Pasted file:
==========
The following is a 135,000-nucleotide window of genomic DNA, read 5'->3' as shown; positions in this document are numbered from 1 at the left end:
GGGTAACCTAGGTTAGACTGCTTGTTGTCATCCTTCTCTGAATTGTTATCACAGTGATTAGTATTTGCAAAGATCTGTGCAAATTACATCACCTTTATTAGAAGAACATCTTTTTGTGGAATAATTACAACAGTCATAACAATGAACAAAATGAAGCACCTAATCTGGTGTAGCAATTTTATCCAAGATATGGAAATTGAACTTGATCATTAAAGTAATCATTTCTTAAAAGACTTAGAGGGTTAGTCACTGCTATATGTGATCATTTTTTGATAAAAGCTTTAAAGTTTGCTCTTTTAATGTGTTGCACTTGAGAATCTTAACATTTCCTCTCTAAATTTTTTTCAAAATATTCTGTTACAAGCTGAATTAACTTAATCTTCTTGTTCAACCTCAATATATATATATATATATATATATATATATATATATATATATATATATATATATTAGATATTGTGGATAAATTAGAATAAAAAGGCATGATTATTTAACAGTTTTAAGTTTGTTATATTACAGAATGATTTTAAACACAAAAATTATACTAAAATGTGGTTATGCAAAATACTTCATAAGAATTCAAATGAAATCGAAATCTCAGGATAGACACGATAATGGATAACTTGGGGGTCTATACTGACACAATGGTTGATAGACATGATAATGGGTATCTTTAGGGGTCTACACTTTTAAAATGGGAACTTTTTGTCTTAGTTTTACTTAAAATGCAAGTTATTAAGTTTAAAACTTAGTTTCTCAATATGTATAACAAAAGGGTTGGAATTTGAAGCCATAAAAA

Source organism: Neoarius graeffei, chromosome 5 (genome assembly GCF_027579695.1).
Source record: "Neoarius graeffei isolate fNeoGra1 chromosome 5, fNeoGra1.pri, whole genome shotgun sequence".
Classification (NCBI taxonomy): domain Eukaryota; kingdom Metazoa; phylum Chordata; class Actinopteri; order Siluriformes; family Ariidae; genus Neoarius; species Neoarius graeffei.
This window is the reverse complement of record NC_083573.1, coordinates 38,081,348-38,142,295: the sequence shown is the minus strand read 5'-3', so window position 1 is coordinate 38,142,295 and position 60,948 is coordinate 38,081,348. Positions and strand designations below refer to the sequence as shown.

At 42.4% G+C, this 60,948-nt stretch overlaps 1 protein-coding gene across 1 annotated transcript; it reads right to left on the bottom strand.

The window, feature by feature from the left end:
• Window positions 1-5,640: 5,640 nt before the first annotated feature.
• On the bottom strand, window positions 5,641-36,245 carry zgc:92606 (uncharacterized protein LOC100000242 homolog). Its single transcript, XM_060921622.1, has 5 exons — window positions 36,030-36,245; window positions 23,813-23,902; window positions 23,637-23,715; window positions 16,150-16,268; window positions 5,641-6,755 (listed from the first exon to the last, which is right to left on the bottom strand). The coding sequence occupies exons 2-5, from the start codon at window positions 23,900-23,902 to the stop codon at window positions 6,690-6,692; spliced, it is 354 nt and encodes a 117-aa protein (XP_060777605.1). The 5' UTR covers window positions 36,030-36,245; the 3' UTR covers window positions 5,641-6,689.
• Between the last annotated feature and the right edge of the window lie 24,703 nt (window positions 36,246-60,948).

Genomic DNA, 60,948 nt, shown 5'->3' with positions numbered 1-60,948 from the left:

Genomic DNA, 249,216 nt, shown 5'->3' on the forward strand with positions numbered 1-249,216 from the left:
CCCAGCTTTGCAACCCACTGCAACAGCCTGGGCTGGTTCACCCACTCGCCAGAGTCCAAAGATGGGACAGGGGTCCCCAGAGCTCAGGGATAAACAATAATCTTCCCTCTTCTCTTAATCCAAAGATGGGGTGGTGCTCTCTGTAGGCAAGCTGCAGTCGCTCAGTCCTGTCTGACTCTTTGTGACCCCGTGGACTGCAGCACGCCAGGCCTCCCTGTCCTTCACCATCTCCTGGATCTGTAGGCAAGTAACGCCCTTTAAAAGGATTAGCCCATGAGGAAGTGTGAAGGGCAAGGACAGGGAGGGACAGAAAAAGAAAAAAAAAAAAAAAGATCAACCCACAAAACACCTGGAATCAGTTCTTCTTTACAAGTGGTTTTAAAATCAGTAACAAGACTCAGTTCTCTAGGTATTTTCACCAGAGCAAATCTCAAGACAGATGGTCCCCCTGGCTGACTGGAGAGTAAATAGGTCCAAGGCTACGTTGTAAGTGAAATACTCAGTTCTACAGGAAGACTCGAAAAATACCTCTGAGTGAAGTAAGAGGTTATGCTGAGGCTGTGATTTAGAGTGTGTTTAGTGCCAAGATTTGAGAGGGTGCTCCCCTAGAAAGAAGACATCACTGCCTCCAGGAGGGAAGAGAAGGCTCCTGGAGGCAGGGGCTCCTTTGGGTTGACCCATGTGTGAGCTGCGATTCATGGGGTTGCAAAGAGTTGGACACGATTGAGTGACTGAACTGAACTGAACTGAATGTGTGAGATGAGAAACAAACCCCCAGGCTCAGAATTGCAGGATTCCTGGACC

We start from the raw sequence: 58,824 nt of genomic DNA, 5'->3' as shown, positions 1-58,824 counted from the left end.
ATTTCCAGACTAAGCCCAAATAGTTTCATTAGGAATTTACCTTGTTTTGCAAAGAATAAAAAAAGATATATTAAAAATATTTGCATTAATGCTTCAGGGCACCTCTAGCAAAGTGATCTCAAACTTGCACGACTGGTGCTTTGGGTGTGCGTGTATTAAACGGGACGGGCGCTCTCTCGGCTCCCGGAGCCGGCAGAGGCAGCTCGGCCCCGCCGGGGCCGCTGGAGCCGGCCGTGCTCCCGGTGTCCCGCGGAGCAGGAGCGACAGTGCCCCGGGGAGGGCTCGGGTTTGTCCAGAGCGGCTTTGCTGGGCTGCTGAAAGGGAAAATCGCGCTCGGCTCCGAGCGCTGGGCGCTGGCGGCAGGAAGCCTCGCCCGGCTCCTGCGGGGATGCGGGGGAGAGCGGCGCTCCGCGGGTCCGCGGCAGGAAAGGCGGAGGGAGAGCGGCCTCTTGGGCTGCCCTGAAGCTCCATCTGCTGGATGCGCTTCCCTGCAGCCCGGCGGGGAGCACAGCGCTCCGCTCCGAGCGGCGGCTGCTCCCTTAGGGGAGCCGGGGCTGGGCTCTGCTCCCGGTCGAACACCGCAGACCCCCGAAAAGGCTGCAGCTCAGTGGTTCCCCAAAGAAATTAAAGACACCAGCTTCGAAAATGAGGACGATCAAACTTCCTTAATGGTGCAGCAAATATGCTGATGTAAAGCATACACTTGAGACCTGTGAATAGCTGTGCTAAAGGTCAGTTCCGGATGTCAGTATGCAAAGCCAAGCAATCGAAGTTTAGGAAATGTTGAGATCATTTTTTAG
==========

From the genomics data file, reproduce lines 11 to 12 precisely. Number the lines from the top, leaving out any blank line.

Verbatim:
• Between the last annotated feature and the right edge of the window lie 24,703 nt (window positions 36,246-60,948).

Genomic DNA, 60,948 nt, shown 5'->3' with positions numbered 1-60,948 from the left: